Recently, our policy team met with a delegation of fishery research scientists and engineers from China to discuss marine conservation at home and abroad. The delegation hailed from Hainan, a palm tree-studded island in the South China Sea, where they work at the Hainan Academy of Ocean and Fisheries Sciences. Hainan is home to over 8 million people, and it’s estimated to have approximately 100,000 families who work in the fish and shrimp farming sector, in addition to those who catch fish from the wild.
To kick things off, our Director of Policy and Legislation, Mike Gravitz, gave an overview of marine conservation practices in the United States. He introduced the various laws and policies that govern marine protected areas, and highlighted President Obama’s recent use of the Antiquities Act to expand the Pacific Remote Islands National Marine Monument. Using our MPAtlas tool, he introduced the scientists to the Global Ocean Refuge System (GLORES), and explained why it is needed – because only a small portion of our vast oceans are strongly protected. The researchers were especially pleased to see Hainan Island on our MPAtlas website, complete with most of its existing protected areas, and even offered suggestions for additional content.
The delegation members were most interested in the scientific preparation that went into the selection of sites for protected status in the U.S. Much of the conversation focused around interactions with commercial fishermen over establishing protected areas, as well as the criteria, such as biodiversity, uniqueness and vulnerability, that play a major role in determining site suitability. The delegation also explained how marine protected areas are identified and established in China, in what seems to be a transparent process that operates over a multi-year cycle.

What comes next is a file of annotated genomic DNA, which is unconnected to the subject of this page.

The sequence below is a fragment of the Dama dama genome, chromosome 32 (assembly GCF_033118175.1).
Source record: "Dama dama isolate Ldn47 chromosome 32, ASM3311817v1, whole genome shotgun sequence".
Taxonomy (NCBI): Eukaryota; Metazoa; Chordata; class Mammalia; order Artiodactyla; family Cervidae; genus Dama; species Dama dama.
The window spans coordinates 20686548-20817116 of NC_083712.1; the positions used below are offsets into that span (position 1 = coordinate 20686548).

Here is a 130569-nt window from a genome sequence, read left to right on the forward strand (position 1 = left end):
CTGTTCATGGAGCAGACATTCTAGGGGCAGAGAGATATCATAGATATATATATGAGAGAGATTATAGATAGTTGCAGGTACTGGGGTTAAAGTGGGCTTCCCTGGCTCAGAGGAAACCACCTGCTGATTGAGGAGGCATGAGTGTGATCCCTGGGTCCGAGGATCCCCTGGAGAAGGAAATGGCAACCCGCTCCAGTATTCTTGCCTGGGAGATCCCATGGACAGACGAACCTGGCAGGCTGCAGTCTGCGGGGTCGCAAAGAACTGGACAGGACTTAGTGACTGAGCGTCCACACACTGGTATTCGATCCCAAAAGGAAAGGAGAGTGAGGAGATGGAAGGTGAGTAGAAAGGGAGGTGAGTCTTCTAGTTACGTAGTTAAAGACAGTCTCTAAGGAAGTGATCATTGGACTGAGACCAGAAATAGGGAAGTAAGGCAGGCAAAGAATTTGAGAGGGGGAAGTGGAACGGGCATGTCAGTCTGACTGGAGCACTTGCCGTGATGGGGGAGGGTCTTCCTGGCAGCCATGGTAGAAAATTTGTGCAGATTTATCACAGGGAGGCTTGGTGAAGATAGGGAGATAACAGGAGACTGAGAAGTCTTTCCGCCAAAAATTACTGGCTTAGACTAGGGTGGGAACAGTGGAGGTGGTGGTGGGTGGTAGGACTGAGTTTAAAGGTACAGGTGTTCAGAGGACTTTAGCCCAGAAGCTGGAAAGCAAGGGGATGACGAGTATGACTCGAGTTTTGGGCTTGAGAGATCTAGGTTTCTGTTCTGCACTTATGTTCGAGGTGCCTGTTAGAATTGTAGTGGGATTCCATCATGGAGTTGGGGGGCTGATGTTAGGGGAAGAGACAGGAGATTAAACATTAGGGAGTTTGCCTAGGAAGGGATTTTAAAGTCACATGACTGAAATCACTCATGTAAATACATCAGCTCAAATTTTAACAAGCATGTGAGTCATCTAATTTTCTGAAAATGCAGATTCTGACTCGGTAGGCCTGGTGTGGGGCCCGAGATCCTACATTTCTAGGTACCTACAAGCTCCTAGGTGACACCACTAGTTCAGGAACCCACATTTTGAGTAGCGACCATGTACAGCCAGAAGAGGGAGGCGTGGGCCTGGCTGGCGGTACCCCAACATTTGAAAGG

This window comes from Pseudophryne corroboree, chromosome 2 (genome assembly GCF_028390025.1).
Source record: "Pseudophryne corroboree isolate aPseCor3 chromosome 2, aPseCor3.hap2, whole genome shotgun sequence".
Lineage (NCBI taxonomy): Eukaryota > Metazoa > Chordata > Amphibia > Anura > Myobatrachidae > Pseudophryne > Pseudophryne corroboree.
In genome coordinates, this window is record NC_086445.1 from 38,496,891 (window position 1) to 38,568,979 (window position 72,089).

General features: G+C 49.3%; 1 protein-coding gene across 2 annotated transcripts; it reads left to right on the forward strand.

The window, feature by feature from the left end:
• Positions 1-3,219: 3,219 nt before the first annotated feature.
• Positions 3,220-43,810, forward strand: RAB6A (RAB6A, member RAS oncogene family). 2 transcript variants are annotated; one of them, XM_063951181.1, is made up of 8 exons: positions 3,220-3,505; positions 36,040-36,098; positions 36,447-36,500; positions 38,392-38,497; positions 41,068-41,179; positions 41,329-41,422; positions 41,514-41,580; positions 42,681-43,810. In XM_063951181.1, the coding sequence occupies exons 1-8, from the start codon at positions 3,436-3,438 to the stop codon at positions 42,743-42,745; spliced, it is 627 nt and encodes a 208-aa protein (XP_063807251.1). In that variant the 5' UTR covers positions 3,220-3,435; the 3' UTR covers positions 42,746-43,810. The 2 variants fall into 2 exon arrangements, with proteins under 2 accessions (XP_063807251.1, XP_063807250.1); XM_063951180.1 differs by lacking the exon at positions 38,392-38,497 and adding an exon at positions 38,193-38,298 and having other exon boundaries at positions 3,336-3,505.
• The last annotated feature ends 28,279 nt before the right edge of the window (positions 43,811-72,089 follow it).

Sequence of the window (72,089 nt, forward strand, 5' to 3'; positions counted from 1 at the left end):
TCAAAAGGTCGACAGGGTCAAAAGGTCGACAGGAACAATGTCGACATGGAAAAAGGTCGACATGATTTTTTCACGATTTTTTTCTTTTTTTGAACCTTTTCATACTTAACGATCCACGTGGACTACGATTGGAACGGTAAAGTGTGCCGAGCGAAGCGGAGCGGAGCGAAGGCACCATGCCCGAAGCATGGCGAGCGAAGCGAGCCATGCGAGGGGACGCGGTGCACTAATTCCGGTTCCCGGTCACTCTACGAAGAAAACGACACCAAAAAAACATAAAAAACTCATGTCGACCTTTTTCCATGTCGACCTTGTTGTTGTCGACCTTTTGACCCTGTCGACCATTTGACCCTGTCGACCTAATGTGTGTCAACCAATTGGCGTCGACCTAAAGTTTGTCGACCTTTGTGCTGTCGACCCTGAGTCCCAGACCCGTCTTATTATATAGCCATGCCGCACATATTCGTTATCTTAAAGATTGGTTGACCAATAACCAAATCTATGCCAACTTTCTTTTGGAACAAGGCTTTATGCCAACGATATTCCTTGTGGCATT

Unsurprisingly, many of the challenges to ocean conservation that both the US and China face have similar themes, including how best to compensate fishermen after taking away their access when establishing strongly protected marine areas and how to motivate citizens to help enforce marine laws.
We plan to continue our exchange of knowledge and ideas with the scientists from the Hainan Academy of Ocean and Fisheries Sciences in order to strengthen our common efforts in ocean conservation. It was a delightful visit and both parties benefited greatly from the exchange.
Ocean Policy Intern Taryn Laubenstein contributed to this blog.